Gnowangerup concrete manufacturers Cast-Tech Group displayed its new concrete toilet which can be made in multiple units.

It is completely self-contained with its own concrete pad and can be delivered and set up by Cast-Tech.

"It's an ideal permanent structure for farms not only with big workforces but also to cater for increased staff during peak times of the year like seeding and harvesting," said company director Alvin Sprigg said.

"And there is little site works required.

"We also do pre-cast work on-farm with a mobile batch plant, meaning we can mix concrete, pour and screed it to establish pads for sheds and silos."

Raptor

Raptor director Charles Hill says there's a business uptick, particularly in plantation reversion work.

Raptor director Charles Hill says there's a business uptick, particularly in plantation reversion work.

Rapor is an Albany-based family-owned company specialising in plant and machinery hire.

The company started up in 2018 and within a short space of time tapped into a market requiring tractors, excavators, loaders, dozers and other equipment.

All equipment is available on a dry or wet hire basis and company director Charles Hill said business growth reflected the positive tone in agriculture.

"COVID-19 doesn't seem to have had much affect in the country and we've seen plenty of business opportunities," Mr Hill said.

One of the more interesting is blue gum and pine plantation reversion as farmers and corporates move to revert the plantations back to cropping and grazing.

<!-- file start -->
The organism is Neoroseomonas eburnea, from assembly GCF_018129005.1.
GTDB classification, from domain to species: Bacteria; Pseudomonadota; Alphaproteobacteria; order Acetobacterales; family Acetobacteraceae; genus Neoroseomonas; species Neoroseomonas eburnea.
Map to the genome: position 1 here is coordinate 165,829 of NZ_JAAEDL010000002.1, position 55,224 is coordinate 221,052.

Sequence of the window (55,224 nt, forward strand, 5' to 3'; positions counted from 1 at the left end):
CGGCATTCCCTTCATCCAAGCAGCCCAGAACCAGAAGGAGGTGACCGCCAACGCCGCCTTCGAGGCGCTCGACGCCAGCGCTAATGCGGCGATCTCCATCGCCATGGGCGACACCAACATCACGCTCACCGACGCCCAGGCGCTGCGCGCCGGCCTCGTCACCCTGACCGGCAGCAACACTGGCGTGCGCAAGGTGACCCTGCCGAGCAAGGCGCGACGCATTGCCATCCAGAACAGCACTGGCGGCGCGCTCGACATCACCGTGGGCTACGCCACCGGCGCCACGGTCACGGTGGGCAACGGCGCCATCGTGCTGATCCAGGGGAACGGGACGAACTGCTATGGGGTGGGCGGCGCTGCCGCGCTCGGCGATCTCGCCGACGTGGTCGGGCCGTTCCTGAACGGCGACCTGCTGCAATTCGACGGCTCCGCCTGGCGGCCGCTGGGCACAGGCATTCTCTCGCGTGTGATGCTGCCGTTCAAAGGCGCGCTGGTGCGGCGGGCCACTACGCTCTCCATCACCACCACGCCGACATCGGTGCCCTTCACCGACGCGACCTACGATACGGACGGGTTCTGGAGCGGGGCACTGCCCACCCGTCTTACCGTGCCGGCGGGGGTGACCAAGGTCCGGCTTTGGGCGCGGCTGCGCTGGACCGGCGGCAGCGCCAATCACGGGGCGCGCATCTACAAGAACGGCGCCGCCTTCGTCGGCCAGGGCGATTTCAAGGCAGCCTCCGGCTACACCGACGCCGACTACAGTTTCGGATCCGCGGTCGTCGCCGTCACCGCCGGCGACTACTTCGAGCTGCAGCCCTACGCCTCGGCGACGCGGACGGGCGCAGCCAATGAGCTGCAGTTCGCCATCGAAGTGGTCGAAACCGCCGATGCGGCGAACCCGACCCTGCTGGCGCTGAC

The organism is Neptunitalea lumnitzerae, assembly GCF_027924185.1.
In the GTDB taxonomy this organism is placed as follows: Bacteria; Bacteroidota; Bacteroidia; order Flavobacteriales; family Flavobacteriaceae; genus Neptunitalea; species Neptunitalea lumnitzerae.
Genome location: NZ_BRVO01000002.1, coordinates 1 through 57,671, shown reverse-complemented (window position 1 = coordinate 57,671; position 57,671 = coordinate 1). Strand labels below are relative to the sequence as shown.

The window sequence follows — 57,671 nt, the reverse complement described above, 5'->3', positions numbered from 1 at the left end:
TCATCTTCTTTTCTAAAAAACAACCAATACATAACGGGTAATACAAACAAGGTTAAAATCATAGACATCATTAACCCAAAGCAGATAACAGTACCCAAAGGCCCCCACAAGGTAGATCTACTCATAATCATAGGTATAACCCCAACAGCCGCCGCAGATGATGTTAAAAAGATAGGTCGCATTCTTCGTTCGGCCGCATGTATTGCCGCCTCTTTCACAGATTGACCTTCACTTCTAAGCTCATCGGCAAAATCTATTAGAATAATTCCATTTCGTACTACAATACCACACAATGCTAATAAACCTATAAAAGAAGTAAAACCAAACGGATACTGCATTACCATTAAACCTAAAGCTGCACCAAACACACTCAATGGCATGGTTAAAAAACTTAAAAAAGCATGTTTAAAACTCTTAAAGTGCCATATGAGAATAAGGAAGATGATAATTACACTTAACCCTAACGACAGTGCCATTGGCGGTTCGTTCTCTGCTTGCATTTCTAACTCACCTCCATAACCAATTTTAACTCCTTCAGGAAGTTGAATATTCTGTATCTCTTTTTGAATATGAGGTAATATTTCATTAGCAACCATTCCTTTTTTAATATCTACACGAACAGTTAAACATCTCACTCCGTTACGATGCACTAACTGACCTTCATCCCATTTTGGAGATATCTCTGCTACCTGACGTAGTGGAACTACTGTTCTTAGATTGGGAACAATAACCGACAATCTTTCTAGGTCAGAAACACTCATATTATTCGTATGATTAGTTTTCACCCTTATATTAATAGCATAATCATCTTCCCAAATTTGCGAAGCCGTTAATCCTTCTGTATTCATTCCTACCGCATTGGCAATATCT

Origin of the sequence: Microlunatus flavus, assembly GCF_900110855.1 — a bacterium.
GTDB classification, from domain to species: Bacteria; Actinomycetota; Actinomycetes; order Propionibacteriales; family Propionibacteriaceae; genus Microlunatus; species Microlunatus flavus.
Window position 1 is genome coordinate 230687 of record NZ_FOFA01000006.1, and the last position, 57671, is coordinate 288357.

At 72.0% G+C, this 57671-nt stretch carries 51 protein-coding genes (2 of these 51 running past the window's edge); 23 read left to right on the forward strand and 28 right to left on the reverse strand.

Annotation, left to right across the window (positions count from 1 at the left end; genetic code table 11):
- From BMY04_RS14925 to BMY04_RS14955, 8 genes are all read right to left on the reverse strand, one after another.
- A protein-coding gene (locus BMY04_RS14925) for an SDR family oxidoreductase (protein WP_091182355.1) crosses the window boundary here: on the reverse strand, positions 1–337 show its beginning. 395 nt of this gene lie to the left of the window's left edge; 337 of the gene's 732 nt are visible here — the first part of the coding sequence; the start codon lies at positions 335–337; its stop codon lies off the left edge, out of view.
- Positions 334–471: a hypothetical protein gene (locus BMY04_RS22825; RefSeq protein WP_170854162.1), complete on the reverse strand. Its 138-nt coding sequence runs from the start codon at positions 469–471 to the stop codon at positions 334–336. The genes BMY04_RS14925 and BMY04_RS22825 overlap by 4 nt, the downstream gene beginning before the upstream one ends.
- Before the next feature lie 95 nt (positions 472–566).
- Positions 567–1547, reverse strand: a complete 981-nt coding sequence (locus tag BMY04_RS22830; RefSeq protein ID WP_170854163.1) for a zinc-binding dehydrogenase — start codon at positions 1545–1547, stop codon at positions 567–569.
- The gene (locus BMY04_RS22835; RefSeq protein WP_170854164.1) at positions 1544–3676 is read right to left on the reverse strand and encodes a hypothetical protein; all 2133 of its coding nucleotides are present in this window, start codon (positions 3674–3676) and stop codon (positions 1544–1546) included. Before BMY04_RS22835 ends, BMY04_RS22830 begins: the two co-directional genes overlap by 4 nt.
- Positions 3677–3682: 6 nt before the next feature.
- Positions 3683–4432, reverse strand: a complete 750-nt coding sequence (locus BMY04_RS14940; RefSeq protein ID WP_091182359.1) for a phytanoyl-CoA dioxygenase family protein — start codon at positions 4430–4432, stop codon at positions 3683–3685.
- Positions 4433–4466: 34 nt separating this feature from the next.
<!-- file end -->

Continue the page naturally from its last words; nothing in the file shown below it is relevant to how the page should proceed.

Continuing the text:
"We supply equipment for stump removal and land clearing, which can include offset discs, deep rippers and even Reefinating," he said.

Grain King

 Grain King director Martin Trewarn with the company's flagship field bin, the Maximus, with a 140 tonne capacity. A new model boasts a capacity of 220t, making it one of the largest of its kind in the industry.

Grain King director Martin Trewarn with the company's flagship field bin, the Maximus, with a 140 tonne capacity. A new model boasts a capacity of 220t, making it one of the largest of its kind in the industry.

Cunderdin-based Grain King displayed its Nyrex Maximus field bin which is basically a dual axle mother bin with a capacity of 140 tonnes.

"We also released a 220 tonne model which is one of the biggest in the market and it was sold to an Esperance farmer," said company director Martin Trewarn.

Unfortunately for farmers, they will have to wait until 2021 to secure a model.

"We sold out two months ago," Mr Trewarn said.

"We haven't experienced that for a long time, but I think the government's asset write-down incentive pushed orders along."

Mr Trewarn said the company also had met strong demand for its new Nyrex chaser bins with load cells.

"The popular models are the 32 and 37 tonners," he said.

Coerco

 Coerco general manager Warren Davies (left) and sales director Micah Jackson.